Film The Guardian's posted a review of The Dark Knight Rises by Xan Brookes. I've not read it. Not because I don't want to -- I'm dying to know if Nolan's done it again. But as ever before wading in I skipped to the comments, in this case the six pages of comments complaining about the number of spoilers in the review, and decided to give it a miss. There are people in their also giving a sterling defence of the reviewers art wondering what actually does or not constitute a spoilers including fellow reviewer Catherine Shoad who suggests that nothing in the review does give away the plot and welcoming someone to email them afterwards to tell them if they did feel spoilt in the end.
I do think the point here is the difference between saying what the film's about, the basic plot and actually offering a synopsis and The Guardian time and again does fall into the latter category in the lengthier pieces. When I write I'm careful to have a look at the synopsis supplied by the film/television/audio company and stick with that. If there's nothing then clearly the film/tv show/cd's best enjoyed without knowing any of those and although the job's harder it's more worthwhile in the long run because you don't then end up with six pages of comments complaining about spoilers.
The problem with the approach taken here is that it then leaves the viewer waiting for plot points/character beats/incidents to happen, to an extent that's trailer syndrome, but it's also true of these reviews. One of the best reviews I've ever seen was the elliptical three pager for Inception which appeared in Empire Magazine which said practically nothing about the plot, explained nothing and yet left the reader with enough information about whether this was the instant classic it was. All three of The Guardian's reviews (which I've just checked) within paragraphs explain everything which happens in the first hour and I'd argue pretty damaging to people's enjoyment because they give away the reveal of Cottiad's involvement.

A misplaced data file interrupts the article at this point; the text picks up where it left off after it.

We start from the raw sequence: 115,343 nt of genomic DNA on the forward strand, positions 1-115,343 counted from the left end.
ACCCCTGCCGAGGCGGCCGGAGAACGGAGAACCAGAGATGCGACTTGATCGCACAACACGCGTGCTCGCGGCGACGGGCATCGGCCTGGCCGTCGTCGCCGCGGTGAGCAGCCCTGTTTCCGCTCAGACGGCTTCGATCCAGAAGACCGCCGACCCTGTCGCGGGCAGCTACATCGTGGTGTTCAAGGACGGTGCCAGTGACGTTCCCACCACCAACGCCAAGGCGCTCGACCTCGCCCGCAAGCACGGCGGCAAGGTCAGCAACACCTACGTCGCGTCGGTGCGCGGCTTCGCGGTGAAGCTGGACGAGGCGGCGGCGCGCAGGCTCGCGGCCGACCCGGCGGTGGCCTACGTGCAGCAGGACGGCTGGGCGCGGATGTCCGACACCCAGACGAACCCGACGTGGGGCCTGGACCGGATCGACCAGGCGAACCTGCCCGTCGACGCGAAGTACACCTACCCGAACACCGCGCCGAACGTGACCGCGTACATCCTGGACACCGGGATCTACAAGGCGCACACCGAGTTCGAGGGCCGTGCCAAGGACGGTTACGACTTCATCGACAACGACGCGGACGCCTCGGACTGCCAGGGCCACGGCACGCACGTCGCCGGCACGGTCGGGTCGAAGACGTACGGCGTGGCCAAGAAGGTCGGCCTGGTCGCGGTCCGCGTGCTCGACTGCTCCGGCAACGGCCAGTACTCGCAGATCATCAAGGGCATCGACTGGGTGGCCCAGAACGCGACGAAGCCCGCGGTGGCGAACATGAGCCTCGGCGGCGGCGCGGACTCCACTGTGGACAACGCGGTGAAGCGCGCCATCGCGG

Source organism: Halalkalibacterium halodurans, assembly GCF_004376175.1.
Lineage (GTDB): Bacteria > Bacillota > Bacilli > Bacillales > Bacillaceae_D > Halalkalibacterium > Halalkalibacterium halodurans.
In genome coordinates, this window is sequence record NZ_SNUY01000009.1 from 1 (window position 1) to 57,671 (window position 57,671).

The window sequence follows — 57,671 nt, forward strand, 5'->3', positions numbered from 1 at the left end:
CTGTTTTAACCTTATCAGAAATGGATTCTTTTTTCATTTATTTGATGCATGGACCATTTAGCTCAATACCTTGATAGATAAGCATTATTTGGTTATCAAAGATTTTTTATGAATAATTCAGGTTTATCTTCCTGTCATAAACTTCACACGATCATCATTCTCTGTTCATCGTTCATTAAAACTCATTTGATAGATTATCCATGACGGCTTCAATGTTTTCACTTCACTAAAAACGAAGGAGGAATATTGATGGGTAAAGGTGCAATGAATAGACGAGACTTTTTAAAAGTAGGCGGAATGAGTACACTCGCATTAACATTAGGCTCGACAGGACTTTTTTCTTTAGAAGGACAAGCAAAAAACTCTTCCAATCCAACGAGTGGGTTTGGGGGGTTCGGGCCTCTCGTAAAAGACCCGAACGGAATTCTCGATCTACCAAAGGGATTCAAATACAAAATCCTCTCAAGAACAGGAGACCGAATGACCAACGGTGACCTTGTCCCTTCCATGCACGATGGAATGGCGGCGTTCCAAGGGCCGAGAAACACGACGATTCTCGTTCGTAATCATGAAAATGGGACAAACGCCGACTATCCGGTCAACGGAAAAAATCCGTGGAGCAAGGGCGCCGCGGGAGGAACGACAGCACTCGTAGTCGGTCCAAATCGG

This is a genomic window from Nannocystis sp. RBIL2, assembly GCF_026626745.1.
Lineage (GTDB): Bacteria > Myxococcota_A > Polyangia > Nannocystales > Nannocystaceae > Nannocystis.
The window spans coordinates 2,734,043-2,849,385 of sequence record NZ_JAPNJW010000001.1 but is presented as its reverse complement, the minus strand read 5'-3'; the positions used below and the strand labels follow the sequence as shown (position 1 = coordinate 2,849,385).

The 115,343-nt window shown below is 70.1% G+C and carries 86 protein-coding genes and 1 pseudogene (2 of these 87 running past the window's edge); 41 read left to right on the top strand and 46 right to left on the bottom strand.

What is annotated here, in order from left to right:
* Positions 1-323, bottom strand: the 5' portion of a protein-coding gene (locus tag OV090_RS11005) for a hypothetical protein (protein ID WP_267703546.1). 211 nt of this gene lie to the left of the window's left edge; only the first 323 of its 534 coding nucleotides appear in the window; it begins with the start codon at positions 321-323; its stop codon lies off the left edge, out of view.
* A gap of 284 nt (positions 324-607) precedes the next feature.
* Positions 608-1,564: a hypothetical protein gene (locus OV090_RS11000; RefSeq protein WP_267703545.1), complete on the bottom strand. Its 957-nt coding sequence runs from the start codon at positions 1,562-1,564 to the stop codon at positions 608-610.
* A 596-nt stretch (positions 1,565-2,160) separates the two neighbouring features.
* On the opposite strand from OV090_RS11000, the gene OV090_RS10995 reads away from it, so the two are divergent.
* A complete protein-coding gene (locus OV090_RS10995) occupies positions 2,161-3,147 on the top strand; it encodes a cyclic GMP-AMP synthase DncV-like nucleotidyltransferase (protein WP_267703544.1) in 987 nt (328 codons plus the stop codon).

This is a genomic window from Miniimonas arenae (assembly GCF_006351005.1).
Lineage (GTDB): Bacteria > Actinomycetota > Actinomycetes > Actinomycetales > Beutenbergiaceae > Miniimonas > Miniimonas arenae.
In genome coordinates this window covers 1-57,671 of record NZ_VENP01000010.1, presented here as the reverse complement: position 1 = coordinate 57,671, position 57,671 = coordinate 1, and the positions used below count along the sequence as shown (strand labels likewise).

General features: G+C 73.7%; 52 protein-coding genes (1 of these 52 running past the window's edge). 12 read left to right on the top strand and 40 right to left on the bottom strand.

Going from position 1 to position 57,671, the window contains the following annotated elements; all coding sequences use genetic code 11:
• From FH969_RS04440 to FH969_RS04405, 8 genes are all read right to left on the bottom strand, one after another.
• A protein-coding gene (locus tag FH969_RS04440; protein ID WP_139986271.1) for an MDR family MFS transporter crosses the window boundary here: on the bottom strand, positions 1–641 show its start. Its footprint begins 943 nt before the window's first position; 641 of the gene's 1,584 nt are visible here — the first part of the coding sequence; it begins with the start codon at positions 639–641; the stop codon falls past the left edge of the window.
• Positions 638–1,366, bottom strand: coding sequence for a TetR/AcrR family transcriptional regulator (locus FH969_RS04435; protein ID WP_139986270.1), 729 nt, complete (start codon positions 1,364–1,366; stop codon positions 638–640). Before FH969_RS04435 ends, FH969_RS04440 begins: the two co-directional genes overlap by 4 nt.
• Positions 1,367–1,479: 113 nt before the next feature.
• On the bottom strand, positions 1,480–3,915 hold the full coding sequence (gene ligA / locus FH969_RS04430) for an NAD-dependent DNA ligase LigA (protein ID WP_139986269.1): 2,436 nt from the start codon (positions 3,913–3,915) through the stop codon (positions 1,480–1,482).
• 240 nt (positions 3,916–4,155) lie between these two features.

The Observer's Philip French is pretty notorious now. He is a great reviewer, Mark Kermode says so. He's literate, clever, always finds a new angle (his The Iron Lady review opens with a quote from Longfellow) and when he's really firing you always come away having learned something. But after you've seen the film. As one commenter says underneath his go at Inception "did he give the plot away again?" The final paragraph of his Ghost Protocol is a classic of the form as he tells us the location of the coda which if you remember ruins one of the major plotlines. Plotwise The Artist is purposefully simplistic and if you read French's review beforehand you'd be ready for everything which happens.
Updated 18/07/2012 I offer Time Out and Lovefilm for examples of how to review the new Batman without giving away any honking great plot-spoilers.
Updated 23/07/2012 Seen it and Xan Brooks's review is indeed a spoilery synopsis that describes most of the plot. It lack details but I'd certainly disagree with Catherine Shoad that it doesn't give away necessary plot points. I'd say it ruins at least three surprises and though there are plenty more, I don't see it as the reviewers' job to simply didactically tell us what's in a film, rather to tell us if its any good.
Here's Kermode's review in comparison, which gives away nearly nothing whilst simultaneously says loads of useful things, not least to underscore its magnificence.
Even he says something which somewhat spoils the ending. Not in a detrimental way, and just in passing, but if you've got my kind of brain it may play on your mind.
As for my review. Like I said. It's magnificent. That will do.